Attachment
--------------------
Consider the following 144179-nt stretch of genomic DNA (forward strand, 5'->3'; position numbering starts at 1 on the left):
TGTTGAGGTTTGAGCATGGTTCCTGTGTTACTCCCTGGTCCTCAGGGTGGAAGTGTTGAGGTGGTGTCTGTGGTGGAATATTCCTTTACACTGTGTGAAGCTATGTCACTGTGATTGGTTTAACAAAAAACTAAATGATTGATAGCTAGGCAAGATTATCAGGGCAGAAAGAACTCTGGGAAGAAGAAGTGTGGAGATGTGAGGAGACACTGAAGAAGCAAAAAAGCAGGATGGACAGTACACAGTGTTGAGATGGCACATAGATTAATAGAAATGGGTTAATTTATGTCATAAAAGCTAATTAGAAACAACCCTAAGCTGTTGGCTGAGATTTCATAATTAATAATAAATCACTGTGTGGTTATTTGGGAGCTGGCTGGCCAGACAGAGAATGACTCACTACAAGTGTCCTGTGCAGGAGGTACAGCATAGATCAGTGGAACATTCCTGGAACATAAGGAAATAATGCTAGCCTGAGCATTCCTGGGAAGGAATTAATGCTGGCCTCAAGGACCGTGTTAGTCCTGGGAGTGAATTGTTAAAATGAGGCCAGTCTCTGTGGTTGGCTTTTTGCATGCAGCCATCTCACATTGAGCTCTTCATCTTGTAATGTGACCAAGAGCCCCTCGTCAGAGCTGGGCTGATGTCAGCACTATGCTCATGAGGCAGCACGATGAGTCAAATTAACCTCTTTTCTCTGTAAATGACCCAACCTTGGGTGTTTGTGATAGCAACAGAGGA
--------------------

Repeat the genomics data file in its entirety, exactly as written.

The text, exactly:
Consider the following 144179-nt stretch of genomic DNA (forward strand, 5'->3'; position numbering starts at 1 on the left):
TGTTGAGGTTTGAGCATGGTTCCTGTGTTACTCCCTGGTCCTCAGGGTGGAAGTGTTGAGGTGGTGTCTGTGGTGGAATATTCCTTTACACTGTGTGAAGCTATGTCACTGTGATTGGTTTAACAAAAAACTAAATGATTGATAGCTAGGCAAGATTATCAGGGCAGAAAGAACTCTGGGAAGAAGAAGTGTGGAGATGTGAGGAGACACTGAAGAAGCAAAAAAGCAGGATGGACAGTACACAGTGTTGAGATGGCACATAGATTAATAGAAATGGGTTAATTTATGTCATAAAAGCTAATTAGAAACAACCCTAAGCTGTTGGCTGAGATTTCATAATTAATAATAAATCACTGTGTGGTTATTTGGGAGCTGGCTGGCCAGACAGAGAATGACTCACTACAAGTGTCCTGTGCAGGAGGTACAGCATAGATCAGTGGAACATTCCTGGAACATAAGGAAATAATGCTAGCCTGAGCATTCCTGGGAAGGAATTAATGCTGGCCTCAAGGACCGTGTTAGTCCTGGGAGTGAATTGTTAAAATGAGGCCAGTCTCTGTGGTTGGCTTTTTGCATGCAGCCATCTCACATTGAGCTCTTCATCTTGTAATGTGACCAAGAGCCCCTCGTCAGAGCTGGGCTGATGTCAGCACTATGCTCATGAGGCAGCACGATGAGTCAAATTAACCTCTTTTCTCTGTAAATGACCCAACCTTGGGTGTTTGTGATAGCAACAGAGGA